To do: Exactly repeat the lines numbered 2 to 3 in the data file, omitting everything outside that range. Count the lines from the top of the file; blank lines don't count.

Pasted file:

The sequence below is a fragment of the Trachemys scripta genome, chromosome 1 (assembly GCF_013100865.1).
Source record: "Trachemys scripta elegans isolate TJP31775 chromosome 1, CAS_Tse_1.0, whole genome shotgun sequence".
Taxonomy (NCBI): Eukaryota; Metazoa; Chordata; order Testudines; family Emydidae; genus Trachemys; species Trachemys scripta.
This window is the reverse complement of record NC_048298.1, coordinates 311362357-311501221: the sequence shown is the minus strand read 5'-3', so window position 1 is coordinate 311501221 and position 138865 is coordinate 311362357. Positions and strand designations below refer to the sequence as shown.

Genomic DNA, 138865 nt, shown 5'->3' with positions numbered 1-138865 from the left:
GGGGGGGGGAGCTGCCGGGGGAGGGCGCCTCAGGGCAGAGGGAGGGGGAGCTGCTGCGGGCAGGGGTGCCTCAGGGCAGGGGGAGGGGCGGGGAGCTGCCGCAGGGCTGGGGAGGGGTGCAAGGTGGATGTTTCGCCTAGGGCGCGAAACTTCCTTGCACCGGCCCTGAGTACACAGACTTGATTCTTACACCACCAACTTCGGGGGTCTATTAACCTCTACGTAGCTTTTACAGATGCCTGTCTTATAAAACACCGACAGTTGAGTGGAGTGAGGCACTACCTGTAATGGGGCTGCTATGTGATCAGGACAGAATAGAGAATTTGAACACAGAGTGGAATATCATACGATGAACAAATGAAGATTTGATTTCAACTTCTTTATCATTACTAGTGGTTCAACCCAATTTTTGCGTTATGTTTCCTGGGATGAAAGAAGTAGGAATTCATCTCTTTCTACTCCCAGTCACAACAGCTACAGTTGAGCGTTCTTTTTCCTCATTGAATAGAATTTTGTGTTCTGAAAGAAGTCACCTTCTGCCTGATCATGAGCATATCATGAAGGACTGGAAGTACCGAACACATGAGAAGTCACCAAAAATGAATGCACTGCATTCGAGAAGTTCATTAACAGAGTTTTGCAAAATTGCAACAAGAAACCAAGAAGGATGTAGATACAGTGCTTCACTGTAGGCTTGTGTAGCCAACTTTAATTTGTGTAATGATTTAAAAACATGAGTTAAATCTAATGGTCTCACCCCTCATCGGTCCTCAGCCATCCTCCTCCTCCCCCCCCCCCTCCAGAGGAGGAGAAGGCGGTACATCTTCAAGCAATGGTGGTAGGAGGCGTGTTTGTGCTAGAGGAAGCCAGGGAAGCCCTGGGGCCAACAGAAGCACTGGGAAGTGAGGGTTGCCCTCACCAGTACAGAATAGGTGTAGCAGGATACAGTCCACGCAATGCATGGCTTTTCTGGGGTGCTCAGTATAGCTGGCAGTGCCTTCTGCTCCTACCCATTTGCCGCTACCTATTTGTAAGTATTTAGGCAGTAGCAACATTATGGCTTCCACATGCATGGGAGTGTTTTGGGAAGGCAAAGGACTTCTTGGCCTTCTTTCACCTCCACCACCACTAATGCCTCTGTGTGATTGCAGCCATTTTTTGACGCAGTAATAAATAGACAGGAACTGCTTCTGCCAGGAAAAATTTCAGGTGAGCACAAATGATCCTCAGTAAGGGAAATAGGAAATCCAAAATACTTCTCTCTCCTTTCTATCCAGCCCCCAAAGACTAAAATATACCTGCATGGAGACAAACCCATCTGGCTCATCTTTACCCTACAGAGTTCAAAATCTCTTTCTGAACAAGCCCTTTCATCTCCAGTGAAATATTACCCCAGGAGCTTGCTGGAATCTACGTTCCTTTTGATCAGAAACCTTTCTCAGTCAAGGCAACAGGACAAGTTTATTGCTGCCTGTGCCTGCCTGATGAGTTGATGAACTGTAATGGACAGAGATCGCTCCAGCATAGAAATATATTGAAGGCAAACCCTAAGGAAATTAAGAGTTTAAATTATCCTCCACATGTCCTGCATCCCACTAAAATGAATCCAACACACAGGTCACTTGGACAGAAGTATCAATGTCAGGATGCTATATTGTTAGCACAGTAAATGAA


Source record: "Trachemys scripta elegans isolate TJP31775 chromosome 1, CAS_Tse_1.0, whole genome shotgun sequence".
Taxonomy (NCBI): Eukaryota; Metazoa; Chordata; order Testudines; family Emydidae; genus Trachemys; species Trachemys scripta.